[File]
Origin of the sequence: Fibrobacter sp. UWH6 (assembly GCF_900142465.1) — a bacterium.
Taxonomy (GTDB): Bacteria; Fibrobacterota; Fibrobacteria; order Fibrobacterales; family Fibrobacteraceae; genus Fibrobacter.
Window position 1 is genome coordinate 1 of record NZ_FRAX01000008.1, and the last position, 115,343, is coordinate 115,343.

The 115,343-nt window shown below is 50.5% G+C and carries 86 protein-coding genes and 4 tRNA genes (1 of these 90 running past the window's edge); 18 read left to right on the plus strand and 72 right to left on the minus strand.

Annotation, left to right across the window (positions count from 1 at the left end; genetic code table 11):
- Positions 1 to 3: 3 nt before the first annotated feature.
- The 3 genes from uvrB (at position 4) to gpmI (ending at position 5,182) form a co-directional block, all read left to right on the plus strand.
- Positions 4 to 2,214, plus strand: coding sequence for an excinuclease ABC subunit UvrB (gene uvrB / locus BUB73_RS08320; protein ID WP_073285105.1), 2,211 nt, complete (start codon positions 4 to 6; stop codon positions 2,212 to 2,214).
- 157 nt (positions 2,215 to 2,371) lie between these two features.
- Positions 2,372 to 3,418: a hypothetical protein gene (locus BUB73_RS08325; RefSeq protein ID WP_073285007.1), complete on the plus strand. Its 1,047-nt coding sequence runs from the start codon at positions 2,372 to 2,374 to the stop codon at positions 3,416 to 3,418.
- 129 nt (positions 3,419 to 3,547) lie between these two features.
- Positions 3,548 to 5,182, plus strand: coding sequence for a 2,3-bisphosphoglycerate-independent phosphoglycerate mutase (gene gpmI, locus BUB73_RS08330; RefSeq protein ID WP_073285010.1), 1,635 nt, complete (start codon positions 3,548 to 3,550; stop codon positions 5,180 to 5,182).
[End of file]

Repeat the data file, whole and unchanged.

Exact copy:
Origin of the sequence: Fibrobacter sp. UWH6 (assembly GCF_900142465.1) — a bacterium.
Taxonomy (GTDB): Bacteria; Fibrobacterota; Fibrobacteria; order Fibrobacterales; family Fibrobacteraceae; genus Fibrobacter.
Window position 1 is genome coordinate 1 of record NZ_FRAX01000008.1, and the last position, 115,343, is coordinate 115,343.

The 115,343-nt window shown below is 50.5% G+C and carries 86 protein-coding genes and 4 tRNA genes (1 of these 90 running past the window's edge); 18 read left to right on the plus strand and 72 right to left on the minus strand.

Annotation, left to right across the window (positions count from 1 at the left end; genetic code table 11):
- Positions 1 to 3: 3 nt before the first annotated feature.
- The 3 genes from uvrB (at position 4) to gpmI (ending at position 5,182) form a co-directional block, all read left to right on the plus strand.
- Positions 4 to 2,214, plus strand: coding sequence for an excinuclease ABC subunit UvrB (gene uvrB / locus BUB73_RS08320; protein ID WP_073285105.1), 2,211 nt, complete (start codon positions 4 to 6; stop codon positions 2,212 to 2,214).
- 157 nt (positions 2,215 to 2,371) lie between these two features.
- Positions 2,372 to 3,418: a hypothetical protein gene (locus BUB73_RS08325; RefSeq protein ID WP_073285007.1), complete on the plus strand. Its 1,047-nt coding sequence runs from the start codon at positions 2,372 to 2,374 to the stop codon at positions 3,416 to 3,418.
- 129 nt (positions 3,419 to 3,547) lie between these two features.
- Positions 3,548 to 5,182, plus strand: coding sequence for a 2,3-bisphosphoglycerate-independent phosphoglycerate mutase (gene gpmI, locus BUB73_RS08330; RefSeq protein ID WP_073285010.1), 1,635 nt, complete (start codon positions 3,548 to 3,550; stop codon positions 5,180 to 5,182).